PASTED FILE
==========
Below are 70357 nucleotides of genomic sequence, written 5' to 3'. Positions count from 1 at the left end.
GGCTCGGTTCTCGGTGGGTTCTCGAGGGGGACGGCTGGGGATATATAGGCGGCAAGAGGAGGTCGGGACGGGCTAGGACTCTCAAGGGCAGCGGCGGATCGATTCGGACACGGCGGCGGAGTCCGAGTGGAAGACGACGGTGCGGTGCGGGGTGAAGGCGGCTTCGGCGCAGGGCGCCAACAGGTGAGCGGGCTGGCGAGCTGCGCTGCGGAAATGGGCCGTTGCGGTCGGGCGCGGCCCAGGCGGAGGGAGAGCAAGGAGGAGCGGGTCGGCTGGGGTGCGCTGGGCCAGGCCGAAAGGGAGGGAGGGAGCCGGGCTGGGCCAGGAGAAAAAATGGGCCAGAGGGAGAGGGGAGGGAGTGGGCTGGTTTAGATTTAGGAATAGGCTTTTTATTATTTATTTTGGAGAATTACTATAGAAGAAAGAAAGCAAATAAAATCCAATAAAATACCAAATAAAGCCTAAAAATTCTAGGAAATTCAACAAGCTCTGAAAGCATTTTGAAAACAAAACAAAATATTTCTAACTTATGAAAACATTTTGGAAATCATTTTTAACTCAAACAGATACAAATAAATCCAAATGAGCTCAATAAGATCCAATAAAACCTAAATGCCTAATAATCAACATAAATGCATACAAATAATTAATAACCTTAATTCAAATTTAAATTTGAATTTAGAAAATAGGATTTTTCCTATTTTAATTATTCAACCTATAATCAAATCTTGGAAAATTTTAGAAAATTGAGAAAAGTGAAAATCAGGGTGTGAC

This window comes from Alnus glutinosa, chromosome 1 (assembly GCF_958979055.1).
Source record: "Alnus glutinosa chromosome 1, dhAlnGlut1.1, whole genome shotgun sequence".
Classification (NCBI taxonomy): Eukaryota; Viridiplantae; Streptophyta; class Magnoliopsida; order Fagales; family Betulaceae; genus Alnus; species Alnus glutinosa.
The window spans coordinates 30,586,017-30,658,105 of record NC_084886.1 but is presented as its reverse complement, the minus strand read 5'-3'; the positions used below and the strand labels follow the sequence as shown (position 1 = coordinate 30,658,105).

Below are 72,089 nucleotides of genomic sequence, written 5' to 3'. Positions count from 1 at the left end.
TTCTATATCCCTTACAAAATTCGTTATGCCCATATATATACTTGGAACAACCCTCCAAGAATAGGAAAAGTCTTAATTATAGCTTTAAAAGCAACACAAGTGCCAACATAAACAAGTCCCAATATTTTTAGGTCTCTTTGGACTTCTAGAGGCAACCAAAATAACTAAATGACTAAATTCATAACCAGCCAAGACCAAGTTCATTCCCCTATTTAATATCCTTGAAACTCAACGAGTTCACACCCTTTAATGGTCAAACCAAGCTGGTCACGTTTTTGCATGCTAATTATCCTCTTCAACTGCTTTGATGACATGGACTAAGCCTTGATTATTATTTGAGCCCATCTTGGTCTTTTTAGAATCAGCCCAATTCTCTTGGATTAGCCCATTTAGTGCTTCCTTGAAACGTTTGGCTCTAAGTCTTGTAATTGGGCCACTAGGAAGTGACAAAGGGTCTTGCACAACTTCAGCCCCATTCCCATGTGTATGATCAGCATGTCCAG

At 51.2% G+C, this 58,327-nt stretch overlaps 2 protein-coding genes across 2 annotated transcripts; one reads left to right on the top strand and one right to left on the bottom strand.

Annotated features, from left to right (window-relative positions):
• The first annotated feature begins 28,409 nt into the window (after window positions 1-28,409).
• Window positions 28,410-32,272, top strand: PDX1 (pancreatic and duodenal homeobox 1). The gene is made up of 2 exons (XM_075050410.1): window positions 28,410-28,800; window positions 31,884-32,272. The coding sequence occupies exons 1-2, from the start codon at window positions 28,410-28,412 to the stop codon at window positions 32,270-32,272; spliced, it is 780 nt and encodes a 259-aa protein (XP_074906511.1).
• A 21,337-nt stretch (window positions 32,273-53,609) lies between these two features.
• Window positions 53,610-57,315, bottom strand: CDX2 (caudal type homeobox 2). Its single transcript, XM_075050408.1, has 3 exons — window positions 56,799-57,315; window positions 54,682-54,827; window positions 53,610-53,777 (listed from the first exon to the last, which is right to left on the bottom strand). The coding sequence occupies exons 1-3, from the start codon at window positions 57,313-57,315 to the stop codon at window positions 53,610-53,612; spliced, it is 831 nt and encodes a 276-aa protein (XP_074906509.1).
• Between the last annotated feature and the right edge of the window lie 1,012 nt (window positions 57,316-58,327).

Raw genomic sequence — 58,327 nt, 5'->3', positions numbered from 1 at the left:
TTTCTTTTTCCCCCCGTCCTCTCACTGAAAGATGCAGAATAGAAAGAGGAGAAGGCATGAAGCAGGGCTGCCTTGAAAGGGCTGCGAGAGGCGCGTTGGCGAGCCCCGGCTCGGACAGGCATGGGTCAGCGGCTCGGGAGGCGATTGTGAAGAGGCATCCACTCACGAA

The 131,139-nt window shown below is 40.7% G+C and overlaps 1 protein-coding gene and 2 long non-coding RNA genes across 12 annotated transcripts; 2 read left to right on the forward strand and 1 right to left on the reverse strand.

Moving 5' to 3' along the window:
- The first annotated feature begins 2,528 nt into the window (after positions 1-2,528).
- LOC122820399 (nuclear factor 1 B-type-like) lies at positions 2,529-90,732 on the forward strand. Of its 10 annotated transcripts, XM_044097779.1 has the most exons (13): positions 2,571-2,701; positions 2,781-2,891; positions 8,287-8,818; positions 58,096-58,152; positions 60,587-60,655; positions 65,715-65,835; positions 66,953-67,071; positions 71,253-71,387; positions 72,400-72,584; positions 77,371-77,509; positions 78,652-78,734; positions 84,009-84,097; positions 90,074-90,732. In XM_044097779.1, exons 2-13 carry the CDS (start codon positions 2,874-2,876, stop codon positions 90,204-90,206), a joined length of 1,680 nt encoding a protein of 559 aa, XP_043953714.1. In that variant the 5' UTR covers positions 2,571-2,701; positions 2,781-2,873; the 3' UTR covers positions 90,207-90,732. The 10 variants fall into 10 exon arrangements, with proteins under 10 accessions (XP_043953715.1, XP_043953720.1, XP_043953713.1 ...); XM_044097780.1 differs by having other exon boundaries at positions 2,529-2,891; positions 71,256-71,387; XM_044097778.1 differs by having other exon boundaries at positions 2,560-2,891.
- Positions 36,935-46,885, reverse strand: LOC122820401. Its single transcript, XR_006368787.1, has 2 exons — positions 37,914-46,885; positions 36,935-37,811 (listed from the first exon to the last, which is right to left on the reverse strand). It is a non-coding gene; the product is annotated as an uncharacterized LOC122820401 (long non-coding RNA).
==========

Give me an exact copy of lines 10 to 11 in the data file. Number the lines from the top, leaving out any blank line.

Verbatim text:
Annotated features, from left to right (window-relative positions):
• The first annotated feature begins 28,409 nt into the window (after window positions 1-28,409).